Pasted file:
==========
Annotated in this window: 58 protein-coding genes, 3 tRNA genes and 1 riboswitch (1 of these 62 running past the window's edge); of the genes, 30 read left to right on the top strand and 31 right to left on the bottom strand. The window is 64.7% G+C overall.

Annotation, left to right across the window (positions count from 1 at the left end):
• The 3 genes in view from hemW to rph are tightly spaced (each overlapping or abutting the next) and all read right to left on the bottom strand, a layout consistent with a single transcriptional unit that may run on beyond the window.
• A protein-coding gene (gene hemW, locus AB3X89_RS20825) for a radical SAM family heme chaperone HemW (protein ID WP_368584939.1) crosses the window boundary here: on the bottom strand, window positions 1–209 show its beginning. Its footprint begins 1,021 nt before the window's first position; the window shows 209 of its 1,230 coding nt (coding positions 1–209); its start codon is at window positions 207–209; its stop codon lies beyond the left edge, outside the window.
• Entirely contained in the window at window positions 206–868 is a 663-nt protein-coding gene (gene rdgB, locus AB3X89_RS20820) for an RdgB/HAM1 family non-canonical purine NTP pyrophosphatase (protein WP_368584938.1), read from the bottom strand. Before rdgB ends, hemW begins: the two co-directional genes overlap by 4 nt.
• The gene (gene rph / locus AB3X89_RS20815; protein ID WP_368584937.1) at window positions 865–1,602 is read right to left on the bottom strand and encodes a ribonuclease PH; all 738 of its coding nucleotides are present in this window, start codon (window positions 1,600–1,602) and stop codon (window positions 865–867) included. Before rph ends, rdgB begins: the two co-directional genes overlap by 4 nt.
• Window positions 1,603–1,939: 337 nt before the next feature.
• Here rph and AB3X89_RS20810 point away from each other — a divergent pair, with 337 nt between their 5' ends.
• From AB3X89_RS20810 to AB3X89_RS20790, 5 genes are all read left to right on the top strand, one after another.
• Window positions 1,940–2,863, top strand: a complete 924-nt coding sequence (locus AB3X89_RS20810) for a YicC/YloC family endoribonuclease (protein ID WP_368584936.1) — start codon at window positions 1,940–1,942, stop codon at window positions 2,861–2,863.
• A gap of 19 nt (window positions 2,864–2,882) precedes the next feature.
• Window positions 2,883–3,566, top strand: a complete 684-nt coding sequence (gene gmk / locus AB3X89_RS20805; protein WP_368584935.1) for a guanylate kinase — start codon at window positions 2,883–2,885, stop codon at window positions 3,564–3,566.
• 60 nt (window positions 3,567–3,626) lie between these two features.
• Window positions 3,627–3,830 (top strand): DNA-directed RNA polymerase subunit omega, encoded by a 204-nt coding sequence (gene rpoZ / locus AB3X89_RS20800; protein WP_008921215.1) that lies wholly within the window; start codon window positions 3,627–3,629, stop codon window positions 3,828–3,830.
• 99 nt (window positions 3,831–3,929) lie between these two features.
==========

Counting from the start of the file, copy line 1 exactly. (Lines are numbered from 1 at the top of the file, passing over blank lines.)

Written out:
Annotated in this window: 58 protein-coding genes, 3 tRNA genes and 1 riboswitch (1 of these 62 running past the window's edge); of the genes, 30 read left to right on the top strand and 31 right to left on the bottom strand. The window is 64.7% G+C overall.